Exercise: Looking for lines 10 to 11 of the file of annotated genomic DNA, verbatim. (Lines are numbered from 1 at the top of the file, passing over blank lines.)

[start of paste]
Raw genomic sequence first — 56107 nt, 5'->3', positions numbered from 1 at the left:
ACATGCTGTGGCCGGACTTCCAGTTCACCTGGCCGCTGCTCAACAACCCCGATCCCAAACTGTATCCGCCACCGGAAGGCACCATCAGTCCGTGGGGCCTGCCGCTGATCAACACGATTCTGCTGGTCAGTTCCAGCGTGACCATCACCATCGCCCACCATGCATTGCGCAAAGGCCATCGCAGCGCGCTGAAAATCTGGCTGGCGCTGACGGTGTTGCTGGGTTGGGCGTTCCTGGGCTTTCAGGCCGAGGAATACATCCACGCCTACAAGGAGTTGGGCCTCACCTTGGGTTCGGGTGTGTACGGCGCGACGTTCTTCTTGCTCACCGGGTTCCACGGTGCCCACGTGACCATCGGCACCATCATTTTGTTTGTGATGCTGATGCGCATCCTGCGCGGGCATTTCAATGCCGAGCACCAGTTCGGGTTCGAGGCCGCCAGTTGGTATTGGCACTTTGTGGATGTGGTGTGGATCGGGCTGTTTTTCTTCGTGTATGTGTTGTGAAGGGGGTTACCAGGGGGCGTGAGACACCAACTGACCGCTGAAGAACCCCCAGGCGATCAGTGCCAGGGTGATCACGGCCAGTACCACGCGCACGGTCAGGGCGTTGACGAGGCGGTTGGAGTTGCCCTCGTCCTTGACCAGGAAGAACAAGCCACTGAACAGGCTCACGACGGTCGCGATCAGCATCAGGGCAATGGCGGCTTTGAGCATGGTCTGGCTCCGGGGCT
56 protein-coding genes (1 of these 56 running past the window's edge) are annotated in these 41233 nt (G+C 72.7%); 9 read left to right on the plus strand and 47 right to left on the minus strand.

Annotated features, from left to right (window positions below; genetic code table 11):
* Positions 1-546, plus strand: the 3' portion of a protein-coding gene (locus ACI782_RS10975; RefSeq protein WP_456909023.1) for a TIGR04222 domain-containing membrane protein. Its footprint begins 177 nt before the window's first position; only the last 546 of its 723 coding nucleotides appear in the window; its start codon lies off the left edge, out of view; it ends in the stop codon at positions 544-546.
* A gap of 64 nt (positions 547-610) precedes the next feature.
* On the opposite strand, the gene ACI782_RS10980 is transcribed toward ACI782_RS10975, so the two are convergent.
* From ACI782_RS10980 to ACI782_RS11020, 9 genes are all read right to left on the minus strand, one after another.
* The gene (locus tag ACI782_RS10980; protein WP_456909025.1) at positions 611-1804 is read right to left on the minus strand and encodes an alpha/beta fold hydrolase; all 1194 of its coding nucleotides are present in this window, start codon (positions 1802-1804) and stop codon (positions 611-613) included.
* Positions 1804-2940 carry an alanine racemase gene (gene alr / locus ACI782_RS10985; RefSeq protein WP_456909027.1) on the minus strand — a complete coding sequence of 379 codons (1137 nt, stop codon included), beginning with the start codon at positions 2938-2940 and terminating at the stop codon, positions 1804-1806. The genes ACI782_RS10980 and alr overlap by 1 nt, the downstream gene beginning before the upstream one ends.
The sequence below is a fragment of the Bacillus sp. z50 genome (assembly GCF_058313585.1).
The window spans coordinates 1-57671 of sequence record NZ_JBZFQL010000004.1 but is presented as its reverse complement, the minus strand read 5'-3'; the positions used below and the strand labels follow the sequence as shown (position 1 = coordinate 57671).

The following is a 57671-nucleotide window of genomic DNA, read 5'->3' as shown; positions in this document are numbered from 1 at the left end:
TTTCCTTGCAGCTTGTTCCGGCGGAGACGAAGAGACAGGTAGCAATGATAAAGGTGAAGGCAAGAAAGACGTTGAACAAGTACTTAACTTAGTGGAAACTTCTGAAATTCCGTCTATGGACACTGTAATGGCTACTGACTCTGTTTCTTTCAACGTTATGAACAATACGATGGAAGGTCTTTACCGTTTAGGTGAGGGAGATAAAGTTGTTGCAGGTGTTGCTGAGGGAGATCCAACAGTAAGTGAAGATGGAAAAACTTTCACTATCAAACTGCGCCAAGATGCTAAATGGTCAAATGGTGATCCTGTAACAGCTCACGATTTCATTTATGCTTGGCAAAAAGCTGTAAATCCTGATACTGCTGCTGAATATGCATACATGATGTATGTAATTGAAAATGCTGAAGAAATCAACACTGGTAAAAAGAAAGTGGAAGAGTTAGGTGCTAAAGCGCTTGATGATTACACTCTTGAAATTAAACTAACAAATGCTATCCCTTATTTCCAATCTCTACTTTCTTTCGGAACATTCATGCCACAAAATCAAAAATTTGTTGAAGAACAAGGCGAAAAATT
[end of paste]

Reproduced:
* Positions 1804-2940 carry an alanine racemase gene (gene alr / locus ACI782_RS10985; RefSeq protein WP_456909027.1) on the minus strand — a complete coding sequence of 379 codons (1137 nt, stop codon included), beginning with the start codon at positions 2938-2940 and terminating at the stop codon, positions 1804-1806. The genes ACI782_RS10980 and alr overlap by 1 nt, the downstream gene beginning before the upstream one ends.
The sequence below is a fragment of the Bacillus sp. z50 genome (assembly GCF_058313585.1).